The creator of the World Wide Web, Tim Berners-Lee, has pushed for changes to a proposed European Parliament law that he believes could hinder the treatment of online traffic.
On Monday Berners-Lee urged politicians in Europe to “save the internet” by defending the concept of fair treatment of online traffic, ahead of an important vote due to take place in France next Tuesday morning.
This week the European Parliament is set to decide on key legislation governing the future openness of the internet in Europe.
Berners-Lee said he built the Internet as an open network and in a blog post on Monday stated that if the amendments are not made “Europe’s ability to lead in the digital economy is at stake.”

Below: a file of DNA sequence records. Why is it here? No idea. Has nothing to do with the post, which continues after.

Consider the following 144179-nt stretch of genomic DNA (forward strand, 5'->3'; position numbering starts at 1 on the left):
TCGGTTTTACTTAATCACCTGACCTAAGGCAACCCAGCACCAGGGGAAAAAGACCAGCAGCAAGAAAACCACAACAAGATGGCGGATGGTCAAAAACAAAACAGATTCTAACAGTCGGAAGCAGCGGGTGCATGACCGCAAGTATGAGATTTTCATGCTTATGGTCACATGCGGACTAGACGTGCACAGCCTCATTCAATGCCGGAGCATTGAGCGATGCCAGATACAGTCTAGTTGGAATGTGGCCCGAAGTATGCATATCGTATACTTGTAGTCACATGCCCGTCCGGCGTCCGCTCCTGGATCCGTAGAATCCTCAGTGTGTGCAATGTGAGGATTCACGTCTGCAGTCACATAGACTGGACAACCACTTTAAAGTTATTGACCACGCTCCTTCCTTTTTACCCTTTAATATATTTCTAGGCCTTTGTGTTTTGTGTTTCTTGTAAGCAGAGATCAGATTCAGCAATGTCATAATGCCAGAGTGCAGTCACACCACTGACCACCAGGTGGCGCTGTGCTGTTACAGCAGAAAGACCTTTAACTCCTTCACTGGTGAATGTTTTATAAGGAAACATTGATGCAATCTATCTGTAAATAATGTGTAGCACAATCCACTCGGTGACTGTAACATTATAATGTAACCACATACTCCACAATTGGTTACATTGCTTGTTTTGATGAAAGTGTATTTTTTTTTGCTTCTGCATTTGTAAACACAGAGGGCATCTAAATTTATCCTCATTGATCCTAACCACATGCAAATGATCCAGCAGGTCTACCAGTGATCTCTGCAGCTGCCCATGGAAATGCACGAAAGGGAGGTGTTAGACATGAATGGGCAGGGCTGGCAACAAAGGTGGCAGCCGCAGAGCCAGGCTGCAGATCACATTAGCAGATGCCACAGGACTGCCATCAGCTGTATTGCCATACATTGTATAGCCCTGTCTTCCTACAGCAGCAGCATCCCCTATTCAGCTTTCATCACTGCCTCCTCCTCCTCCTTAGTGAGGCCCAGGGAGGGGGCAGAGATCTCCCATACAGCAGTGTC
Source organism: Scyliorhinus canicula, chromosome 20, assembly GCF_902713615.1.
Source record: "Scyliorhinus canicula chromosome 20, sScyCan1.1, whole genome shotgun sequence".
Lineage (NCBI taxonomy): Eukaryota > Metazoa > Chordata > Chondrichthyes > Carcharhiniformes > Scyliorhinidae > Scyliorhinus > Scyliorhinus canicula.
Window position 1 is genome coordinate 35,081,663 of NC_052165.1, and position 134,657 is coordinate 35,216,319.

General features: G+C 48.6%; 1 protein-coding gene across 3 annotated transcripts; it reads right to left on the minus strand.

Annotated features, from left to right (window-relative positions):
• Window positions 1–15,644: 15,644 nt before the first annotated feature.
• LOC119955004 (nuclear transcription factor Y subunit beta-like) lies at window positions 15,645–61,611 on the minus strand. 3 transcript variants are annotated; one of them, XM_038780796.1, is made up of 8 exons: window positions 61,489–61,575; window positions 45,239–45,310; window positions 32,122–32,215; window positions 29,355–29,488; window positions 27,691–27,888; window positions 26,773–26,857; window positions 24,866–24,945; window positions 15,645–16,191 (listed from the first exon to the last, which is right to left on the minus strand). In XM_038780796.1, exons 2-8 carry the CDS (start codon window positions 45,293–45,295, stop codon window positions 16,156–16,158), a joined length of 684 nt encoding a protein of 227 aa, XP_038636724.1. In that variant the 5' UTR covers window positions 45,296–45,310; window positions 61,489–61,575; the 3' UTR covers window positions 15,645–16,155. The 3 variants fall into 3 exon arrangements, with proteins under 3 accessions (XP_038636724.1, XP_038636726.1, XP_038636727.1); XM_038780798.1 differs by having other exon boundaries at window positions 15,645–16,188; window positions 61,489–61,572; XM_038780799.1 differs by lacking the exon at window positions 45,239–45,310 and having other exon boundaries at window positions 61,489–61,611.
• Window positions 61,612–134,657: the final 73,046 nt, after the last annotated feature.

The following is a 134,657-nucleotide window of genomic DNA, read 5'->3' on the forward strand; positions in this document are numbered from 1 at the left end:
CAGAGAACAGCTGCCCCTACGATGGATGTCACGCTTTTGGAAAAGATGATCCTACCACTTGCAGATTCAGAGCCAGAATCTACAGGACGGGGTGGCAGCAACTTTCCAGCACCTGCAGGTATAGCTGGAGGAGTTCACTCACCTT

Berners-Lee is not the only one asking MEPs to adopt these amendments, as an open letter directed to them on Sunday signed by internet companies including Netflix, Reddit, Tumblr, Etsy and BitTorrent urged them to adopt the amendments.
The letter referenced the Open Internet Order which was reached early this year following a similar debate in the US, asking the European Parliament to ensure that companies around the world are granted similar protections when operating online in Europe.